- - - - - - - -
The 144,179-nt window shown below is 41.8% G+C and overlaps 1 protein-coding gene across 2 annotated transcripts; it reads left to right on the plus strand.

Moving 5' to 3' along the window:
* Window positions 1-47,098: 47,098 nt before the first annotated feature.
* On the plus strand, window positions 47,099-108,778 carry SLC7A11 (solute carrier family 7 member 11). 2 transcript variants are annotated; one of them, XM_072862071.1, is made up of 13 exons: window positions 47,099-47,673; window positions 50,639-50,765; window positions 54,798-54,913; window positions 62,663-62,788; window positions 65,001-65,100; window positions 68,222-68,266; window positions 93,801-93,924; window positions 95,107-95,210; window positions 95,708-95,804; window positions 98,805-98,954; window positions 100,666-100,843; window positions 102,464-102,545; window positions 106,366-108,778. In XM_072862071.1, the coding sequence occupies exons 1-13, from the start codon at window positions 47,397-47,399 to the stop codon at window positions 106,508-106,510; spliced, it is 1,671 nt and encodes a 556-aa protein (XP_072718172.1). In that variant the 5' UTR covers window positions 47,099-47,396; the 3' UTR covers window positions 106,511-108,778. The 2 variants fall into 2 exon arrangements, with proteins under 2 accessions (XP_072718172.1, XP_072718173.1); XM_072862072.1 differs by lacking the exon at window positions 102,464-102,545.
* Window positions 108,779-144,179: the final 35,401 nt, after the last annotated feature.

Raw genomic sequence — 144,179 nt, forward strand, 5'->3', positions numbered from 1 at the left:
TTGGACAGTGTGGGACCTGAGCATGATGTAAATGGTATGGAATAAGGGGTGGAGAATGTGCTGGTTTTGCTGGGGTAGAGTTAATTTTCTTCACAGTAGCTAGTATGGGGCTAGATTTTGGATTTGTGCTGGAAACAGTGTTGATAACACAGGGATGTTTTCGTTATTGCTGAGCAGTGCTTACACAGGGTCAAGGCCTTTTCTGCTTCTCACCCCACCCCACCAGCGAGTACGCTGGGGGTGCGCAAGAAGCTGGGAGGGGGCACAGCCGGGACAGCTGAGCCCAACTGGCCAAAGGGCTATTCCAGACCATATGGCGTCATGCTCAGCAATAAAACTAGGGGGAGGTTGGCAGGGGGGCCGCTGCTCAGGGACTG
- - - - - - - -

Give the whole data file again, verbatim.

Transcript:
The 144,179-nt window shown below is 41.8% G+C and overlaps 1 protein-coding gene across 2 annotated transcripts; it reads left to right on the plus strand.

Moving 5' to 3' along the window:
* Window positions 1-47,098: 47,098 nt before the first annotated feature.
* On the plus strand, window positions 47,099-108,778 carry SLC7A11 (solute carrier family 7 member 11). 2 transcript variants are annotated; one of them, XM_072862071.1, is made up of 13 exons: window positions 47,099-47,673; window positions 50,639-50,765; window positions 54,798-54,913; window positions 62,663-62,788; window positions 65,001-65,100; window positions 68,222-68,266; window positions 93,801-93,924; window positions 95,107-95,210; window positions 95,708-95,804; window positions 98,805-98,954; window positions 100,666-100,843; window positions 102,464-102,545; window positions 106,366-108,778. In XM_072862071.1, the coding sequence occupies exons 1-13, from the start codon at window positions 47,397-47,399 to the stop codon at window positions 106,508-106,510; spliced, it is 1,671 nt and encodes a 556-aa protein (XP_072718172.1). In that variant the 5' UTR covers window positions 47,099-47,396; the 3' UTR covers window positions 106,511-108,778. The 2 variants fall into 2 exon arrangements, with proteins under 2 accessions (XP_072718172.1, XP_072718173.1); XM_072862072.1 differs by lacking the exon at window positions 102,464-102,545.
* Window positions 108,779-144,179: the final 35,401 nt, after the last annotated feature.

Raw genomic sequence — 144,179 nt, forward strand, 5'->3', positions numbered from 1 at the left:
TTGGACAGTGTGGGACCTGAGCATGATGTAAATGGTATGGAATAAGGGGTGGAGAATGTGCTGGTTTTGCTGGGGTAGAGTTAATTTTCTTCACAGTAGCTAGTATGGGGCTAGATTTTGGATTTGTGCTGGAAACAGTGTTGATAACACAGGGATGTTTTCGTTATTGCTGAGCAGTGCTTACACAGGGTCAAGGCCTTTTCTGCTTCTCACCCCACCCCACCAGCGAGTACGCTGGGGGTGCGCAAGAAGCTGGGAGGGGGCACAGCCGGGACAGCTGAGCCCAACTGGCCAAAGGGCTATTCCAGACCATATGGCGTCATGCTCAGCAATAAAACTAGGGGGAGGTTGGCAGGGGGGCCGCTGCTCAGGGACTG